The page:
Plasma timolol levels and systolic time intervals
The -blocking potency of timolol was compared with that of propranolol under steady-state conditions in eight healthy subjects. The effects on systolic time intervals in healthy subjects and patients (n = 6) with coronary artery disease were evaluated in relation to varying timolol dose schedules and plasma concentrations. The -blocking potency was assessed by the inhibition of exercise-induced tachycardia. Timolol was eight times as potent as propranolol. There was wide between-patient variation (2.6 to 13.8) in timolol plasma concentration, and correlation between dose and peak (r = 0.61, p < 0.01) or nadir (r = 0.5, p < 0.01). There was a relatively weak correlation between timolol plasma concentration and degree of -blockade (r = 0.45, p < 0.05) and a linear correlation with dose (r = 0.98, p < 0.001). In healthy subjects timolol and propranolol had variable effects on systolic time intervals but in patients with coronary artery disease equipotent doses prolonged the preejection period, isovolumetric contraction time, and the ratio of the preejection period over the left ventricular ejection time. In patients as well as in normal subjects, the data indicated considerable -blocking effects for both drugs at the end of a 12-hourly dosing schedule, suggesting that twice-daily timolol and propranolol may be clinically practical.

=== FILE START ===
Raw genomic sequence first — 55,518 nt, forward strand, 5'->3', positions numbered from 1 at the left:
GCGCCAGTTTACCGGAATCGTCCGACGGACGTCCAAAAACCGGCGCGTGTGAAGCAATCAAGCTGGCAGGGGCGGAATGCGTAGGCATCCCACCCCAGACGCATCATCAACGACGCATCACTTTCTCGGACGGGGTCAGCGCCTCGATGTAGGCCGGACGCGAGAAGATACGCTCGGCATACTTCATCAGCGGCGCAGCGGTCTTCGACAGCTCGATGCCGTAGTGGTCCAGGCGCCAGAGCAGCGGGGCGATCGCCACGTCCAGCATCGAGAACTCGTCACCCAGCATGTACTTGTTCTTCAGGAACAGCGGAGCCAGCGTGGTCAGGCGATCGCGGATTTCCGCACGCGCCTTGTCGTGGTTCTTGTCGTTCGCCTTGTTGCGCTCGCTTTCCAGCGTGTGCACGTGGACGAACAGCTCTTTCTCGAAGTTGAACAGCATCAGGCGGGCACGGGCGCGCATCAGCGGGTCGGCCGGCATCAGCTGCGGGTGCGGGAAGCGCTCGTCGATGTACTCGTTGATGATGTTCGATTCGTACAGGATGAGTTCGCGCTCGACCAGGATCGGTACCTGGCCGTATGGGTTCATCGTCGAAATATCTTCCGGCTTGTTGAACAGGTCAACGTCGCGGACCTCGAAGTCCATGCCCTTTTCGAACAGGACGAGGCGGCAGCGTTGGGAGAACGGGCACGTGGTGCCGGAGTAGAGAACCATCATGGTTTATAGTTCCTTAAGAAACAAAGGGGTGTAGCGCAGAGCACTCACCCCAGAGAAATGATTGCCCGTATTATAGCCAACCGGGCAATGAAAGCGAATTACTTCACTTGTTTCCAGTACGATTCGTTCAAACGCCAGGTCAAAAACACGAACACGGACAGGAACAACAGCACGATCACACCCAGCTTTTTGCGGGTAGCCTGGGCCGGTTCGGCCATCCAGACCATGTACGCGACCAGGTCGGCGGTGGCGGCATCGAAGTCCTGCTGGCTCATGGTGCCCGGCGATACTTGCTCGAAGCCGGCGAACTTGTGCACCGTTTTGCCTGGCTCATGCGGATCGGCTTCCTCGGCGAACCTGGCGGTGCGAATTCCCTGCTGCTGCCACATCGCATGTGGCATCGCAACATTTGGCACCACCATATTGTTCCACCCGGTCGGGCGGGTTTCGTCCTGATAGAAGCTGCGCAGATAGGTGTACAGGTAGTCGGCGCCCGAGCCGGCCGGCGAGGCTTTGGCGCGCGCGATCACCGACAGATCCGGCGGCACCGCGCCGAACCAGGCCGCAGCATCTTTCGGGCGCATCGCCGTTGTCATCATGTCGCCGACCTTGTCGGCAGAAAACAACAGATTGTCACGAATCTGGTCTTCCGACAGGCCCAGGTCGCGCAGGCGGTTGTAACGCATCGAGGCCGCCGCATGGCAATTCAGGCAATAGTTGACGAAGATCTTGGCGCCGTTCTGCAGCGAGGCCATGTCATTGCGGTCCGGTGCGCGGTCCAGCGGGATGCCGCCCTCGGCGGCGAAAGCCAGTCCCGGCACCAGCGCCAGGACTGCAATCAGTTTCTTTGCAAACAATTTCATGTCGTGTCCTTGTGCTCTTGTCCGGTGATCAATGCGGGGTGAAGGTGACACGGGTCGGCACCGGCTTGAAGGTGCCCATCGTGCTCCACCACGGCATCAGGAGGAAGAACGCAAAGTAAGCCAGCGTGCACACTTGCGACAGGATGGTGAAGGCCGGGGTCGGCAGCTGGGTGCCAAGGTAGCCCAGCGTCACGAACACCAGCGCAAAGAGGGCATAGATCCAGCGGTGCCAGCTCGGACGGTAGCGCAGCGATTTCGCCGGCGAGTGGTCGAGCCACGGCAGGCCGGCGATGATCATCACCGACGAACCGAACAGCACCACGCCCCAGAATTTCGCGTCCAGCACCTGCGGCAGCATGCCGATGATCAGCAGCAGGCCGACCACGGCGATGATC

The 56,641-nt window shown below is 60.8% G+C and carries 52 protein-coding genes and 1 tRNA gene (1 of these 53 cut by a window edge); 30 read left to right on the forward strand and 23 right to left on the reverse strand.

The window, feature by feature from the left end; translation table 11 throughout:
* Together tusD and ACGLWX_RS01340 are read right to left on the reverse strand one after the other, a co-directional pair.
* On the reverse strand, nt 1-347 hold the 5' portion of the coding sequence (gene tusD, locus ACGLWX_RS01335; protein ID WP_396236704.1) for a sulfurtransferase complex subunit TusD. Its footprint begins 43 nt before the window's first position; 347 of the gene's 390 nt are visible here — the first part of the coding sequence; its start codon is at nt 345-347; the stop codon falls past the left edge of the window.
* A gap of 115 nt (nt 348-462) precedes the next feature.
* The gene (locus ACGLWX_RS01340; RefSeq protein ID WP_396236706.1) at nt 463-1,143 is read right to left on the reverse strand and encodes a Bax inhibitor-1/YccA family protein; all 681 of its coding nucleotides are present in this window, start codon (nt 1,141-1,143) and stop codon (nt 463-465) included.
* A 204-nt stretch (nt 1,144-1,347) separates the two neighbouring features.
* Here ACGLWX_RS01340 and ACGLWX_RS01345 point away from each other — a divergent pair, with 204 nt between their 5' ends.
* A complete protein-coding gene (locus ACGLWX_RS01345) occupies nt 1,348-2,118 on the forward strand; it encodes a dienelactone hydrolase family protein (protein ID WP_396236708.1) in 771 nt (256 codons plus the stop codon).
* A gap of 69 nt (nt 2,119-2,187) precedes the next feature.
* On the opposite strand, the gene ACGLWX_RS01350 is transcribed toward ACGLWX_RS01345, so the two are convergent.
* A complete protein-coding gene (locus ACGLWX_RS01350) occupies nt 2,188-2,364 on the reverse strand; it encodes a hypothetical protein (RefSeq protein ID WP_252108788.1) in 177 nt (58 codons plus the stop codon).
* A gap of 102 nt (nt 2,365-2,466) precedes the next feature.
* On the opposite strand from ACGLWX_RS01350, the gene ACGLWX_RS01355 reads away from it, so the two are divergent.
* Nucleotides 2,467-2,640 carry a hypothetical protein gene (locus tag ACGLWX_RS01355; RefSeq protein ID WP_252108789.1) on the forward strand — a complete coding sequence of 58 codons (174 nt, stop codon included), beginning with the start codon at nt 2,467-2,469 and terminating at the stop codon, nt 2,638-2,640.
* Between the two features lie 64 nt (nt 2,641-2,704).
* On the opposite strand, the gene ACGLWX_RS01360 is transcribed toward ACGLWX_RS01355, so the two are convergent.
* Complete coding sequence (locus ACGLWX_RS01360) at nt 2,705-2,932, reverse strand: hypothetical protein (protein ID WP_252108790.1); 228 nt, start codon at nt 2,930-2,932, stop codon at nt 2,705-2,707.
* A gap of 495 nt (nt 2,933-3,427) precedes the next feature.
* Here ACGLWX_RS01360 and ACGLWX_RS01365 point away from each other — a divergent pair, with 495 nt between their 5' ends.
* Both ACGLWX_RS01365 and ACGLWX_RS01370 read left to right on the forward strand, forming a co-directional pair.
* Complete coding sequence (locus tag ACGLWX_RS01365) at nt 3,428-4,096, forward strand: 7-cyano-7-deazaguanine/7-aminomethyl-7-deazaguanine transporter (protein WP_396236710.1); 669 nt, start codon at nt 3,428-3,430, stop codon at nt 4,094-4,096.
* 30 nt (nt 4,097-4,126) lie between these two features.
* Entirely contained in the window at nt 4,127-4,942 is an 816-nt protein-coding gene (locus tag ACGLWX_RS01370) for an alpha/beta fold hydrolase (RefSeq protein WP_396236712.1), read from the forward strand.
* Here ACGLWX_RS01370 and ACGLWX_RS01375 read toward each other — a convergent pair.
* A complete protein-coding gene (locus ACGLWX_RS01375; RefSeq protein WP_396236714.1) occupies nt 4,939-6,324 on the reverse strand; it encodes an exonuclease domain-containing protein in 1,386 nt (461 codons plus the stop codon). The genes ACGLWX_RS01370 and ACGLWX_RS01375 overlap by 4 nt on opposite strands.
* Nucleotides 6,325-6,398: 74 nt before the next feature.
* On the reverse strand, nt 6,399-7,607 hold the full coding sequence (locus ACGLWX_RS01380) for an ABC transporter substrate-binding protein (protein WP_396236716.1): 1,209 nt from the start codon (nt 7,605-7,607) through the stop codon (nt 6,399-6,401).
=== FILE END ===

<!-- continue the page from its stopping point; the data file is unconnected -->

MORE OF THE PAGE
Available from: Nick Holford
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ABSTRACT: It is a major goal of clinical pharmacology to understand the dose-effect relationship in therapeutics. Much progress towards this goal has been made in the last 2 decades through the development of pharmacokinetics as a discipline. The study of pharmacokinetics seeks to explain the time course of drug concentration in the body. Recognition of the crucial concepts of clearance and volume of distribution has provided an important link to the physiological determinants of drug disposition. Mathematical models of absorption, distribution, metabolism and elimination have been extensively applied, and generally their predictions agree remarkably well with actual observations. However, the time course of drug concentration cannot in itself predict the time course or magnitude of drug effect. When drug concentrations at the effect site have reached equilibrium and the response is constant, the concentration-effect relationship is known as pharmacodynamics. Mathematical models of pharmacodynamics have been used widely by pharmacologists to describe drug effects on isolated tissues. The crucial concepts of pharmacodynamics are potency — reflecting the sensitivity of the organ or tissue to a drug, and efficacy — describing the maximum response. These concepts have been embodied in a simple mathematical expression, the Emax model, which provides a practical tool for predicting drug response analogous to the compartmental model in pharmacokinetics for predicting drug concentration.